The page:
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Published: 10 November 2005 10 November 2005

A Successful First Year…

We all know how devastating hurricanes and typhoons can be. The disaster in the southern states of the USA earlier this year clearly pointed that out. There are wind farms built in regions that have to risk encounters with these kinds of weather systems.
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{access view=!registered}Only logged in users can view the full text of the article.{/access}{access view=registered}Given the destructive nature of hurricanes, gale force winds and tropical storms, it is crucial for safety reasons that potential offshore wind energy projects undergo extensive tests of the site-specific conditions. One of the 13 chapters of the new ‘Guideline for the Certification of Offshore Wind Turbines’, published by Germanischer Lloyd WindEnergie GmbH (GL Wind), deals exclusively with this site assessment and the resulting loads. The chapter defines the requirements for the determination of loads resulting from the environmental conditions in conjunction with the operational behaviour of an offshore wind turbine. These conditions include peak wind speeds caused by storms and rapid changes in wind speed and direction. These extreme conditions include the potential effects of wind turbulence. The offshore guideline covers general testing conditions, safety systems and the requirements for the manufacturing companies. Strength analyses, machinery components and electrical engineering are considered, as well as test requirements, periodic inspections and condition monitoring. Some projects have already been certified and/or are currently in the certification process according to the new guideline.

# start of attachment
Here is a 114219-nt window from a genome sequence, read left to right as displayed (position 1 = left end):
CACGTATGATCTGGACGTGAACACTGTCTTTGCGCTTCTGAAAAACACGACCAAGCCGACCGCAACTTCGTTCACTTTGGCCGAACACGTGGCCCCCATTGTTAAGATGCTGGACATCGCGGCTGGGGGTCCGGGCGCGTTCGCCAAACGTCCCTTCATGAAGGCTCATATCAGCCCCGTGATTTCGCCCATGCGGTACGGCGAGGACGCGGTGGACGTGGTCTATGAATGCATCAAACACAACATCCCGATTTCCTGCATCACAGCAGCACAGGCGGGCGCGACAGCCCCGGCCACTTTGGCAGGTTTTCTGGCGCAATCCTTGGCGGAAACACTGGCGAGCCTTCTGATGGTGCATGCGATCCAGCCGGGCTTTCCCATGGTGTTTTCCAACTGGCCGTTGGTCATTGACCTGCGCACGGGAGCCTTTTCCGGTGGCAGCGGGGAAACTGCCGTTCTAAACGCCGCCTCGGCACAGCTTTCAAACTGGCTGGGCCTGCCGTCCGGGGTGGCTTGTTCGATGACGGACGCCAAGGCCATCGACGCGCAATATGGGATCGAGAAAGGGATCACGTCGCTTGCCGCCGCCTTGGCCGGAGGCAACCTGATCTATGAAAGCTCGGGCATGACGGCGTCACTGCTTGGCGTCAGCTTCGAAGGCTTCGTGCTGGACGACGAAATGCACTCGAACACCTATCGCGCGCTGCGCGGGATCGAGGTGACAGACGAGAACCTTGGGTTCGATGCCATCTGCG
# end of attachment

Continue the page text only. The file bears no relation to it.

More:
The guidelines focus primarily on offshore wind farms. But typhoons and hurricanes are not only dangerous offshore but on shore as well. Mr Wu Ming Yu from China studied the effects of the typhoon ‘Dujuan’, which occurred on 29 August 2003 on a wind farm located 40 to 50km away from the centre of the typhoon. The author undertook analysis of the available data and provides a discussion about the phenomena of the accident, the cause of the accident and the protective measures. As a result, the article on page 20 brings forward some issues that fellow designers need to consider.

The November/December issue will be the last issue of this year. I realise that 2005 has been a year of many changes, big and small, in the wind energy business. Looking back at the year we are very pleased with all the responses we have received regarding our new publication. I would like to thank all who have participated and supported us during this first and important year. Without your help Windtech International would not have been as successful as it is. But I know that it is not only the volatility of time that counts; the whole world is in motion and it is exciting to look forward to next year. What will 2006 bring us? Let’s see and discuss it next year!

Enjoy reading.

Floris Siteur
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